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How does corrosion occur?

Corrosion is natural phenomenon common to all metals, and sometimes non-metals such as concrete. The process often results in the deterioration of the metal. In many cases, the metal deterioration can be severe enough to warrant replacement or repair. Corrosion is an electrochemical process, very similar to a battery where electrons flow between an anode and a cathode. For corrosion to occur, the following four elements are required:

  • Anode: The area of deterioration or site on metal surface from each current flows and corrosion occurs
  • Cathode: The area of protection or site on metal surface which receives current flows and no corrosion occurs
  • Electrolyte: A medium capable of conducting electric current 
  • Metallic Path: Connection between the anode and cathode

 

Why do you need cathodic protection for your solar power infrastructure?

Corrosion can destroy the integrity of your infrastructure. Steel posts/piles are an extremely important part of solar power installation. Solar panels and associated infrastructure are often subject to high wind exposure and other load-bearing forces, such as the operation of a sun-tracking system.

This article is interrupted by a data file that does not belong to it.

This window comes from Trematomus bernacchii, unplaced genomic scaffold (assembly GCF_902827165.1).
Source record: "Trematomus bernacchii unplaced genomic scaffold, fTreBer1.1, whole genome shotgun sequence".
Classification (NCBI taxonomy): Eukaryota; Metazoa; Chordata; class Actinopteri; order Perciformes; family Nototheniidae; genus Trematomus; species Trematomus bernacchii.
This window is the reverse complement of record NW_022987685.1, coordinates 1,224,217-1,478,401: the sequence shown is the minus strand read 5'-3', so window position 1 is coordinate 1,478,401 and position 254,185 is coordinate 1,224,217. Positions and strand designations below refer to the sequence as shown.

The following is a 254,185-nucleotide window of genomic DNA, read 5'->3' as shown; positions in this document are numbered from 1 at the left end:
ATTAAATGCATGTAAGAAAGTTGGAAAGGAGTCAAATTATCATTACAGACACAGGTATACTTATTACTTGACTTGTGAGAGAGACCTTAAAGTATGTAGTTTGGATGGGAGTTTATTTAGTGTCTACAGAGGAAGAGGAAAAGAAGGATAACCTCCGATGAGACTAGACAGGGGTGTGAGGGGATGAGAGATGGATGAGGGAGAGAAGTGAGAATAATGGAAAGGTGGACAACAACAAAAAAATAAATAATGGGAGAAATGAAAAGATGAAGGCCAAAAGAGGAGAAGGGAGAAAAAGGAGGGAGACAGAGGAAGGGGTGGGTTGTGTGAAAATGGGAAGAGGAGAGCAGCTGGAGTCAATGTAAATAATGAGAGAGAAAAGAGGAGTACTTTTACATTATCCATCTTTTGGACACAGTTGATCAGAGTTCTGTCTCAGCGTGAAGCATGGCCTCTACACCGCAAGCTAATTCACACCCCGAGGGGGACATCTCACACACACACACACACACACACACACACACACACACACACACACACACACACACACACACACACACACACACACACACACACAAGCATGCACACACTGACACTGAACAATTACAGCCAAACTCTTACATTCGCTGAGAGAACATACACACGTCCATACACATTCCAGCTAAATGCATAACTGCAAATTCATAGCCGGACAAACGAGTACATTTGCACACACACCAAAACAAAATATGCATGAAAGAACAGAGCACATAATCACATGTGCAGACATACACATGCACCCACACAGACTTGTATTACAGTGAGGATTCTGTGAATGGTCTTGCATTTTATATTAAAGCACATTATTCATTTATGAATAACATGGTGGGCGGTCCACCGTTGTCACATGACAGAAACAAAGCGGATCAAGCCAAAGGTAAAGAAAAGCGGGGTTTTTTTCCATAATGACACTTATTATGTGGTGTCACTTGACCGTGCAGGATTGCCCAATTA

The corrosion of supporting structures beyond an acceptable level will cause loss of structural strength. The continuous corrosion will weaken the structure and may cause the need for total replacement of the infrastructure. Corrosion control solutions can provide a cost-effective corrosion control system designed to protect solar power infrastructure. Cathodic protection (CP) is a technology used to protect buried or immersed metals from corrosion. It is defined as the reduction or elimination of the corrosion process by either making the corroding metal a cathode, via an impressed direct current or by connecting metallic structure to a sacrificial or galvanic anode.

Types of cathodic protection 

Impressed current cathodic protection: This type of cathodic protection system requires an external power source (transformer rectifier, solar power unit) and is typically applied to metallic structures with large surface areas such as large population of bare/galvanized steel piles, transmission pipelines, sheet pile seawalls or bottoms of abovegrade storage tanks. 

Galvanic cathodic protection: This type of cathodic protection system is selfpowered and is the simplest form of cathodic protection. Typically it is applied to metallic structures in a soils/water environment where there is limited exposed surface area (i.e. well-coated short distance pipelines and other structures with high quality coating). Alternately, it can also be used for large uncoated
structures in sea water application. This will warrant a large size cathodic protection system.

Cathodic protection has been in use for decades to protect underground pipelines, ship hulls, offshore oil and gas production platforms, underground steel storage tanks, interior submerged portions of tanks and many other structures. Structures designed with cathodic protection system are known to meet or exceed the design life whereas non-cathodic structures fail prematurely

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